Principal Investigators & Mentors: The four mentors represent a uniquely qualified and diverse body. They strongly believe that 1) undergraduate students involved in the research process can learn important skills (teamwork, written and oral skills, interdisciplinary thinking and experimental skills) in their early undergraduate studies and 2) participation in research groups can promote retention by increasing personal attachment to the research group, research objectives and the research advisor.
The four mentors are:
· Daniela Raicu, PhD, 2002, Assistant Professor, DePaul University, CTI
· Jacob Furst, PhD, 1998, Associate Professor, DePaul University, CTI
· Lucia Dettori, PhD, 1994, Assistant Professor, DePaul University, CTI
· David Channin, MD, 1992, Associate Professor, Northwestern University, Feinberg School of Medicine, Department of Radiology
The principal investigator, Dr. Raicu, has been involved in an REU site at Oakland University, Michigan, in 2002. Since then, along with the co-PI, she has mentored several undergraduate and graduate students; two of her female undergraduate students received Computing Research Association National Honor Mentions for excellence in doing undergraduate research at CTI in 2003 and participated in the Computing Research Program’s Distributed Mentor Project in 2003 and 2004. Additionally, she is the faculty advisor for the student chapter of the Upsilon Pi Epsilon (UPE) honor society, a chapter which she initiated in May 2003 and is the largest chapter of UPE with over 800 members. Dr. Raicu has also initiated a weekly seminar for undergraduates interested in working on Visual Computing research. She is the principal investigator on a Departmental Initiative Grant to create and manage a viable computer vision curriculum at DePaul University, on a Medical Imaging Research Grant, and on a homeland security research grant from Argonne National Labs. Along with the co-PI, she directs the Intelligent Multimedia Processing (IMP) Lab and the Medical Imaging Laboratory. Dr. Raicu has conducted significant previous research work in intelligent multimedia retrieval.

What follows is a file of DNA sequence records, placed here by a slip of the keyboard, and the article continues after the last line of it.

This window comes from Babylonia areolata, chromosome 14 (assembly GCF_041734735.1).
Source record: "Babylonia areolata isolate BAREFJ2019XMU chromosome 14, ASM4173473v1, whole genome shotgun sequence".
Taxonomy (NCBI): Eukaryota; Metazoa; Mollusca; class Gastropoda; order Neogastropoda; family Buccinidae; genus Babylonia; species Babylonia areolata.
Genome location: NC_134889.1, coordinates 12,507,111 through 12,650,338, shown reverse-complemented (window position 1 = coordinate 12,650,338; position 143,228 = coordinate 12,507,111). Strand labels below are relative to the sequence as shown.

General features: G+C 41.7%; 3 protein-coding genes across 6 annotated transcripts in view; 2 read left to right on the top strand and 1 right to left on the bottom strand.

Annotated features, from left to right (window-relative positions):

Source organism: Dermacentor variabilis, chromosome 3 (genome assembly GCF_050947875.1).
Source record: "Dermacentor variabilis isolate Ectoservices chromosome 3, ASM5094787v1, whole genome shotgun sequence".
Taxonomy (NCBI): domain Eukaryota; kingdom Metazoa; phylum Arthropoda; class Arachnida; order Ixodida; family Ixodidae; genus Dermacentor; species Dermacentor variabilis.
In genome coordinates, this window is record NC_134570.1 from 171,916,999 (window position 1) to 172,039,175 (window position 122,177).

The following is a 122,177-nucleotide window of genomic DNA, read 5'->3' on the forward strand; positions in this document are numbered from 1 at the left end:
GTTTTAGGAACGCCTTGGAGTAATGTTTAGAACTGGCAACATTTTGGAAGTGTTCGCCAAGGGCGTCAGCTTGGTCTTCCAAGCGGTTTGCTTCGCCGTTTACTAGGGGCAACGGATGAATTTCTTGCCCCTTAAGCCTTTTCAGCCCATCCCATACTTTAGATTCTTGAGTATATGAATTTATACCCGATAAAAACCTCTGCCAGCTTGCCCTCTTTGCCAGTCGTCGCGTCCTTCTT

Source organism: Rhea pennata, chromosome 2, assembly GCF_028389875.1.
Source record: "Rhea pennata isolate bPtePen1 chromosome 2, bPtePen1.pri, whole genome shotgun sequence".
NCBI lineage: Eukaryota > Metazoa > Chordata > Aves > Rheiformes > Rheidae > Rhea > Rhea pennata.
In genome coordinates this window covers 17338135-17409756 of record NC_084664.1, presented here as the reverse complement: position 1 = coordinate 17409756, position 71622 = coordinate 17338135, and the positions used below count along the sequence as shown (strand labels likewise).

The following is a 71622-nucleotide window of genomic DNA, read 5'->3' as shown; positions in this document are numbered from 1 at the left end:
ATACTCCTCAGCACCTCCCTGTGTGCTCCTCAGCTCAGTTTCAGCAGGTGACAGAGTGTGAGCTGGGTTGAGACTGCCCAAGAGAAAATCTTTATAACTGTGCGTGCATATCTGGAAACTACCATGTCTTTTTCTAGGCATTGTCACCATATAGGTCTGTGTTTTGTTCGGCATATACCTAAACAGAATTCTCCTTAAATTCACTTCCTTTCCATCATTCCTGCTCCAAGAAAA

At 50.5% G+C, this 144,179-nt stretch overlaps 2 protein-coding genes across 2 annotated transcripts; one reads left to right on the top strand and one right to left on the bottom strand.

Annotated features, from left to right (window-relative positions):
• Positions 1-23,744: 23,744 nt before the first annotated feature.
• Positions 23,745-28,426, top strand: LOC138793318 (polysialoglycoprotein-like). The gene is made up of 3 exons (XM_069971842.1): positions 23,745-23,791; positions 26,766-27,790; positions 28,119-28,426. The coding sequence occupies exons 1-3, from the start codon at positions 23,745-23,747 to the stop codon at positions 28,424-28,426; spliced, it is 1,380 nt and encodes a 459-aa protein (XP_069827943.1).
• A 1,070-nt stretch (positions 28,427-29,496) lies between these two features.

Dr. Furst has worked extensively with undergraduate students doing research as part of his involvement with both the American Sign Language project and the Medical Imaging project at CTI. He is also the CTI representative for the College of Liberal Arts and Sciences Undergraduate Research Fair “Science Day”, an event for undergraduate students to present their preliminary research results to their colleagues and faculty. Each year since 2002, both Drs. Raicu and Furst have been awarded grants by the DePaul University Undergraduate Research Assistant Program and the School of CTI to support undergraduate research; they are actively mentoring four undergraduate students under this grant. Furthermore, under their research supervision, their undergraduate students are authors or co-authors of several publications and posters in the field of medical informatics. Dr. Furst is also a co-PI on the Departmental Initiative Grant, the Medical Imaging Research Grant, and the homeland security research grant from Argonne National Labs; he co-directs the Intelligent Multimedia Processing Lab and the Medical Imaging Lab. Dr. Furst has extensive expertise in the general field of medical image processing.